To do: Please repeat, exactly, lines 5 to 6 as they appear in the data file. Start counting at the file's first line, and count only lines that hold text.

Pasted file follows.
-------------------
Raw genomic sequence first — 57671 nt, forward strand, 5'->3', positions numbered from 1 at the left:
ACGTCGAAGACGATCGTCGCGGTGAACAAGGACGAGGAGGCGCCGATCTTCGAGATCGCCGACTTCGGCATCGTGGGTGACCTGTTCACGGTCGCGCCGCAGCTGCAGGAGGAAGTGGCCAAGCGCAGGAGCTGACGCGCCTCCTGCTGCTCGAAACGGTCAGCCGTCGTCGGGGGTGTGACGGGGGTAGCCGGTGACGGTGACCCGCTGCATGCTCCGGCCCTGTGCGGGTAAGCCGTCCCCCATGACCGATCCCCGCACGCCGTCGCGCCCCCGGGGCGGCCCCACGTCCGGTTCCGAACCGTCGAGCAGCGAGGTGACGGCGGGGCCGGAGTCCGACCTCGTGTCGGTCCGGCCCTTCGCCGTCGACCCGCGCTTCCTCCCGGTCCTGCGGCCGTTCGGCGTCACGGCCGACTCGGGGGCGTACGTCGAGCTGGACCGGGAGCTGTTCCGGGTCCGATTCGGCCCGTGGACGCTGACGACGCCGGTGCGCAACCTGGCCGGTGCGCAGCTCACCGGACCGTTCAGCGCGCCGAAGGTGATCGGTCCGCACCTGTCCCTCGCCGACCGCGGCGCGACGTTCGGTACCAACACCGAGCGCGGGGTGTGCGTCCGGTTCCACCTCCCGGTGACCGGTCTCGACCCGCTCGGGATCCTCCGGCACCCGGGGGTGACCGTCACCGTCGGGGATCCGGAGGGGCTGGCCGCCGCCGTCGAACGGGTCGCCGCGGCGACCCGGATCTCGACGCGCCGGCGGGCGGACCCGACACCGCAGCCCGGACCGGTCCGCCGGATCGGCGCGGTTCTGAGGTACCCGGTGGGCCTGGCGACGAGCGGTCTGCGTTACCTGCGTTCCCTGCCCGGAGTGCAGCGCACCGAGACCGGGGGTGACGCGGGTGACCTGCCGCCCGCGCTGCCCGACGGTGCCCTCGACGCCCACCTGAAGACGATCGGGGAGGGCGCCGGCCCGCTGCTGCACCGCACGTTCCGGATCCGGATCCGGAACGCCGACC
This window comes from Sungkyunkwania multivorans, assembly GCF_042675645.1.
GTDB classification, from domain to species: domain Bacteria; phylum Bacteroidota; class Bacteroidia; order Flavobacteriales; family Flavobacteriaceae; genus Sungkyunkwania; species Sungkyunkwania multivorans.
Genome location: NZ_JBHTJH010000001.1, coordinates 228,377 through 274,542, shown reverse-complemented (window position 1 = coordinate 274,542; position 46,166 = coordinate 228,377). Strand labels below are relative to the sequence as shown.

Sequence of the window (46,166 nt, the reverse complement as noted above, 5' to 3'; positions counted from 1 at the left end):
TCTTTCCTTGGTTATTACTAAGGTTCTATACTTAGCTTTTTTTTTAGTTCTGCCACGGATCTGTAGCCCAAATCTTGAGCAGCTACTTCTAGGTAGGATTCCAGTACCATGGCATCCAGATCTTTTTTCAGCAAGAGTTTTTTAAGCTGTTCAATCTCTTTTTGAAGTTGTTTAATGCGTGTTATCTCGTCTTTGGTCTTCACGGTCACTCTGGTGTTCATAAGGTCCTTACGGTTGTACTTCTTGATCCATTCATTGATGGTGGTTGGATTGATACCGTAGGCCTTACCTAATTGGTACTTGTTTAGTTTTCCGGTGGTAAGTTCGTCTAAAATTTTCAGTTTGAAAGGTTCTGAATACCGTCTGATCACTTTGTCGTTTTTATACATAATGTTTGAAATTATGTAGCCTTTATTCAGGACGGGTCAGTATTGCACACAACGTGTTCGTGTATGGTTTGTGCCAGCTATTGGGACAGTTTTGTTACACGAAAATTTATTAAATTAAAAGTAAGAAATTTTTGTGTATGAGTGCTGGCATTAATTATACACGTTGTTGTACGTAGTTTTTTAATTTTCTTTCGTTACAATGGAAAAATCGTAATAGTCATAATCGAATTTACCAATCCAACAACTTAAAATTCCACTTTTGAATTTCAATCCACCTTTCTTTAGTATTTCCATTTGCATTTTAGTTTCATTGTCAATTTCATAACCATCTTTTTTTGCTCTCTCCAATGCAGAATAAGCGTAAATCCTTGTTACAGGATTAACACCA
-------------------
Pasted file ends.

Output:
Genome location: NZ_JBHTJH010000001.1, coordinates 228,377 through 274,542, shown reverse-complemented (window position 1 = coordinate 274,542; position 46,166 = coordinate 228,377). Strand labels below are relative to the sequence as shown.

Sequence of the window (46,166 nt, the reverse complement as noted above, 5' to 3'; positions counted from 1 at the left end):